President Biden's first calls to foreign leaders went to Canadian Prime Minister Justin Trudeau and Mexican President Andrés Manuel López Obrador at a strained moment for the U.S. relationship with its North American neighbors.
Mexico's president said Saturday that Biden told him the U.S. would send $4 billion to help development in Honduras, El Salvador and Guatemala — nations whose hardships have spawned tides of migration through Mexico toward the United States.
López Obrador, who spoke Friday with Biden by phone, said the two discussed immigration and the need to address the root causes of why people migrate.
Mexico has stopped recent attempts by caravans of Central American migrants to cross Mexico.
Biden's call to Trudeau, also on Friday, came after the Canadian prime minister this week publicly expressed disappointment over Biden’s decision to issue an executive order halting construction of the Keystone XL oil pipeline. The long-disputed project was projected to carry some 800,000 barrels of oil a day from the tar sands of Alberta to the Texas Gulf Coast, passing through Montana, South Dakota, Nebraska, Kansas and Oklahoma.
Biden told Trudeau that by issuing the order he was following through on a campaign pledge to stop construction of the pipeline, a senior Canadian government official told The Associated Press. The official spoke on condition of anonymity to discuss the private conversation.
The White House said in a statement that Biden acknowledged Trudeau’s disappointment with his Keystone decision.
Biden's call with López Obrador also came at a tense moment — days after the Mexican president accused the U.S. Drug Enforcement Administration of fabricating drug trafficking charges against the country’s former defense secretary.
While Mexico continues to pledge to block mass movements of Central American migrants toward the U.S. border, there has been no shortage of potential flashpoints between the two countries.
Mexico demanded the return of former Defense Secretary Gen. Salvador Cienfuegos after he was arrested in Los Angeles in October, threatening to restrict U.S. agents in Mexico if he wasn’t returned. U.S. prosecutors agreed to drop charges and return Cienfuegos to Mexico.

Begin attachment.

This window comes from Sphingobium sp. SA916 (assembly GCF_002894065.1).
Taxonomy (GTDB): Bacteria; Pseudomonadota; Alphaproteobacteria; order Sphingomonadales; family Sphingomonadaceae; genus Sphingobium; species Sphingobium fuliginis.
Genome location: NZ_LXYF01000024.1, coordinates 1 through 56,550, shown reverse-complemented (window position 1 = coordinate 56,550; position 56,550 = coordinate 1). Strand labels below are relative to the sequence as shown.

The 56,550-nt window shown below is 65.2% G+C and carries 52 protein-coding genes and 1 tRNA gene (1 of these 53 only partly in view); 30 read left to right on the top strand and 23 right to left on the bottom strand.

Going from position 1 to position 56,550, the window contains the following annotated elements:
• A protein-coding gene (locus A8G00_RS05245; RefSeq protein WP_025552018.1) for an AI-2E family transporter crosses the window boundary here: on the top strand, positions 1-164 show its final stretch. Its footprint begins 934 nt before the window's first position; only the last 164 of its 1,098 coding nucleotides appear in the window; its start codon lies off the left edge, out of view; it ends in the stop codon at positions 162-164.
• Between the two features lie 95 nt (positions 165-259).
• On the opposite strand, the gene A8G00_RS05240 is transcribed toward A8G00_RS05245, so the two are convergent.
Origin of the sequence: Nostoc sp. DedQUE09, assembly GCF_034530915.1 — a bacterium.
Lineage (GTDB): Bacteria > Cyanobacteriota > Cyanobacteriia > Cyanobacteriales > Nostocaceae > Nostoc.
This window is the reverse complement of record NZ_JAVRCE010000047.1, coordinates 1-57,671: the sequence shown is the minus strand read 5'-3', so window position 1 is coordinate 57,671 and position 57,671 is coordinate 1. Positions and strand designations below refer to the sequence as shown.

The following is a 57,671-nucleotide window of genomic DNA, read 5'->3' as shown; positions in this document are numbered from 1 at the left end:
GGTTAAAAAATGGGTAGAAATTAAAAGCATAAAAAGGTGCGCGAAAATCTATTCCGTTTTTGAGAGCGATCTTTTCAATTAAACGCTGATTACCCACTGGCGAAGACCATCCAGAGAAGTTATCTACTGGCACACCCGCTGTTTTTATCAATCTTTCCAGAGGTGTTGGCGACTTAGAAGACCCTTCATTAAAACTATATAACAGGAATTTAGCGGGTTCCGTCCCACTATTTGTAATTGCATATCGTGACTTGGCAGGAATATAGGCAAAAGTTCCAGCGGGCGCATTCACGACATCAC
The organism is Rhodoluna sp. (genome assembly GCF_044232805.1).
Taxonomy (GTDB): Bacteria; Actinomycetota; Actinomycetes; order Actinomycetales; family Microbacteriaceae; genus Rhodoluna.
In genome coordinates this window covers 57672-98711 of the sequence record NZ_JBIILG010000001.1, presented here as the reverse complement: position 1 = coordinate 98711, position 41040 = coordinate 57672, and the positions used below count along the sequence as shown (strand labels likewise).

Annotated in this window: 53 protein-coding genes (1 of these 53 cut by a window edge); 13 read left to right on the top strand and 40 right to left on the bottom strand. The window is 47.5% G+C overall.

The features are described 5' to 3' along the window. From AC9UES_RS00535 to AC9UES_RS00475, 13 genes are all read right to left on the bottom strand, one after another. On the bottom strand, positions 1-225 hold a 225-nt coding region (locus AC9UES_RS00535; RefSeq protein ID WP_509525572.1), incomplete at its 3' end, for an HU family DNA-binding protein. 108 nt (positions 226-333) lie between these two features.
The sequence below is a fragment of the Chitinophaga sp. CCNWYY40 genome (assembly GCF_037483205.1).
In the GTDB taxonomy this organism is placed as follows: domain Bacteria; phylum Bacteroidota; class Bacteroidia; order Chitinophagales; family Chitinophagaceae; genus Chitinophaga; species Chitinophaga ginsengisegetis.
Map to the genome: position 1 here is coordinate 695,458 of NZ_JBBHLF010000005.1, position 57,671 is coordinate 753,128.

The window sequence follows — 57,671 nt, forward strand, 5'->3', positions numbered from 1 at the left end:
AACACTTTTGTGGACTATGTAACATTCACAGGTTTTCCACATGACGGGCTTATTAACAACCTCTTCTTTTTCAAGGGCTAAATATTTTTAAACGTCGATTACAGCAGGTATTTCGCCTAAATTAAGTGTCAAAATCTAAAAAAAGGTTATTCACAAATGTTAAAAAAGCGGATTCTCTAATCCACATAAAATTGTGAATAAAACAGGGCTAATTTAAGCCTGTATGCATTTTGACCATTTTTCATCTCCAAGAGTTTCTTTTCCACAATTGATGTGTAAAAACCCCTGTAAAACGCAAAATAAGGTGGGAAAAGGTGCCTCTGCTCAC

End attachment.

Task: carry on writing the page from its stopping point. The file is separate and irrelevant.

But Mexico passed a law restricting foreign agents and removing their immunity anyway, and went on to publish the U.S. case file against Cienfuegos, whom Mexican prosecutors quickly cleared of any charges.
López Obrador said in a statement Friday that the conversation with Biden was “friendly and respectful."
The White House said Biden mentioned “reversing the previous administration’s draconian immigration policies.”
Trudeau told reporters before the call on Friday that he wouldn’t allow his differences with Biden over the project to become a source of tension in the U.S.-Canada relationship.
“It’s not always going to be perfect alignment with the United States,” Trudeau said. “That’s the case with any given president, but we’re in a situation where we are much more aligned on values and focus. I am very much looking forward to working with President Biden.”
Biden signed the executive order to halt construction of the pipeline just hours after he was sworn in.
“Leaving the Keystone XL pipeline permit in place would not be consistent with my Administration’s economic and climate imperatives,” Biden’s executive order said.
Critics say the growing operations increase greenhouse gas emissions and threaten Alberta’s rivers and forests. On the U.S. side, environmentalists expressed concerns about the pipeline— it would cross the Ogallala Aquifer, one of the world’s largest underground deposits of fresh water — being too risky.
But proponents of the project say it would create thousands of jobs on both sides of the border.
The project was proposed in 2008, and the pipeline has become emblematic of the tensions between economic development and curbing the fossil fuel emissions that are causing climate change. The Obama administration rejected it, but President Donald Trump revived it and was a strong supporter. Construction already started.
Biden and Trudeau also discussed the prospects of Canada being supplied with the COVID-19 vaccine from pharmaceutical giant Pfizer's facility in Kalamazoo, Michigan, according to a second senior Canadian government official, who spoke on the condition of anonymity to describe a private conversation.
Canada has been getting all its Pfizer doses from a Pfizer facility in Puurs, Belgium, but Pfizer has informed Canada it won’t get any doses next week and will get 50% less than expected over the next three weeks. Ontario Premier Doug Ford has publicly asked Biden to share a million doses made at Pfizer’s Michigan facility.
The U.S. federal government has an agreement with Pfizer in which the first 100 million doses of the vaccine produced in the U.S. will be owned by the U.S. government and will be distributed in the U.S. Anita Anand, the Canadian federal procurement minister, has said the doses that are emerging from the Michigan plant are for distribution in the United States.
The two leaders also spoke broadly about trade, defense and climate issues. Trudeau also raised the cases of two Canadians imprisoned in China in apparent retaliation for the arrest of a top Huawei executive, who was apprehended in Canada on a U.S. extradition request, according to the prime minister's office.